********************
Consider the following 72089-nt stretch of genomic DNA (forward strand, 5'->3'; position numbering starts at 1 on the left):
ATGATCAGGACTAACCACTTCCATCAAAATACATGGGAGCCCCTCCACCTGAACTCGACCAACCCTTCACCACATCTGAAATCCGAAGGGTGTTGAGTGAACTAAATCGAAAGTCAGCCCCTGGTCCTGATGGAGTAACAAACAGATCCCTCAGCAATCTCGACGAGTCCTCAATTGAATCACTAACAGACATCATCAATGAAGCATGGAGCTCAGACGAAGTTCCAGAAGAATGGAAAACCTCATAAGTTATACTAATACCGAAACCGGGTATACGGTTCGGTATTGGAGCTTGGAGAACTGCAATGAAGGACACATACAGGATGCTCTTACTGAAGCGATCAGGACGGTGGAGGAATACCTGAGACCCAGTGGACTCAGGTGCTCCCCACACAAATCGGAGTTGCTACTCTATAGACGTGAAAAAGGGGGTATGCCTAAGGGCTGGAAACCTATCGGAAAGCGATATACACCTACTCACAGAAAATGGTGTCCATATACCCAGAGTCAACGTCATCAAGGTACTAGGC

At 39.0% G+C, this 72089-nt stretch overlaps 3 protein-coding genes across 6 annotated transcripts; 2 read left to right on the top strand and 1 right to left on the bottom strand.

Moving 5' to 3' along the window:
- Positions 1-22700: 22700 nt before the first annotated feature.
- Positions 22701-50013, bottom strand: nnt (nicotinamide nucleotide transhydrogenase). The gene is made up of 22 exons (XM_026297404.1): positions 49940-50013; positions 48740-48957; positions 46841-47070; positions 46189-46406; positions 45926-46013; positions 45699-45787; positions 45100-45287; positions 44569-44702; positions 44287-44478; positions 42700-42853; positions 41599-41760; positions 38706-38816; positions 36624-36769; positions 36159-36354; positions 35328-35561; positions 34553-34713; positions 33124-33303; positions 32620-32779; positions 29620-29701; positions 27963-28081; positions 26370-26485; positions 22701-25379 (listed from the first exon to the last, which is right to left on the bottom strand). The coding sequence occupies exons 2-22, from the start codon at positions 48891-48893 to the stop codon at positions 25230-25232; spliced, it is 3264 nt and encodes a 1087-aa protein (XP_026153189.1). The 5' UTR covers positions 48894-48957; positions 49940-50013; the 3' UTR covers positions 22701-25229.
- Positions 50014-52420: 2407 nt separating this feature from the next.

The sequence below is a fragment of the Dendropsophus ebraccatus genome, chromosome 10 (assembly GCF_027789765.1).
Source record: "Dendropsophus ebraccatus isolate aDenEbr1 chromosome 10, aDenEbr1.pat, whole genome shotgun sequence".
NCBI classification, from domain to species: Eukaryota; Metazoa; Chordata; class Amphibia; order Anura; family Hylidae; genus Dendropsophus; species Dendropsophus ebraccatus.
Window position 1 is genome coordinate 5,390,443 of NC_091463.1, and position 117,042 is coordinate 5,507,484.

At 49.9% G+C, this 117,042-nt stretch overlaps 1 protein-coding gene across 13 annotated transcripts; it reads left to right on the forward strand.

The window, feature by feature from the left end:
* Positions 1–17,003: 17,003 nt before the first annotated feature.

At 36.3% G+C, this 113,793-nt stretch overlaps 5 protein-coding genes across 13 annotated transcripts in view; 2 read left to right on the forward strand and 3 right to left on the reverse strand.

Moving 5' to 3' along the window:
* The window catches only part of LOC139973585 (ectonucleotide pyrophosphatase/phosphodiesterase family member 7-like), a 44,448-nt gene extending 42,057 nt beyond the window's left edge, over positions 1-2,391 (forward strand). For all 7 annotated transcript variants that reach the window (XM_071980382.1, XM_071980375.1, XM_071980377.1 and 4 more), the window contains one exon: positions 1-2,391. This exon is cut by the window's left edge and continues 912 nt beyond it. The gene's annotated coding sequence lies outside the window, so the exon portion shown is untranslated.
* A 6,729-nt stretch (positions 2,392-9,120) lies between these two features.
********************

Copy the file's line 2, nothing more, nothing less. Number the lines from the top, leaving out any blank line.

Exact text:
ATGATCAGGACTAACCACTTCCATCAAAATACATGGGAGCCCCTCCACCTGAACTCGACCAACCCTTCACCACATCTGAAATCCGAAGGGTGTTGAGTGAACTAAATCGAAAGTCAGCCCCTGGTCCTGATGGAGTAACAAACAGATCCCTCAGCAATCTCGACGAGTCCTCAATTGAATCACTAACAGACATCATCAATGAAGCATGGAGCTCAGACGAAGTTCCAGAAGAATGGAAAACCTCATAAGTTATACTAATACCGAAACCGGGTATACGGTTCGGTATTGGAGCTTGGAGAACTGCAATGAAGGACACATACAGGATGCTCTTACTGAAGCGATCAGGACGGTGGAGGAATACCTGAGACCCAGTGGACTCAGGTGCTCCCCACACAAATCGGAGTTGCTACTCTATAGACGTGAAAAAGGGGGTATGCCTAAGGGCTGGAAACCTATCGGAAAGCGATATACACCTACTCACAGAAAATGGTGTCCATATACCCAGAGTCAACGTCATCAAGGTACTAGGC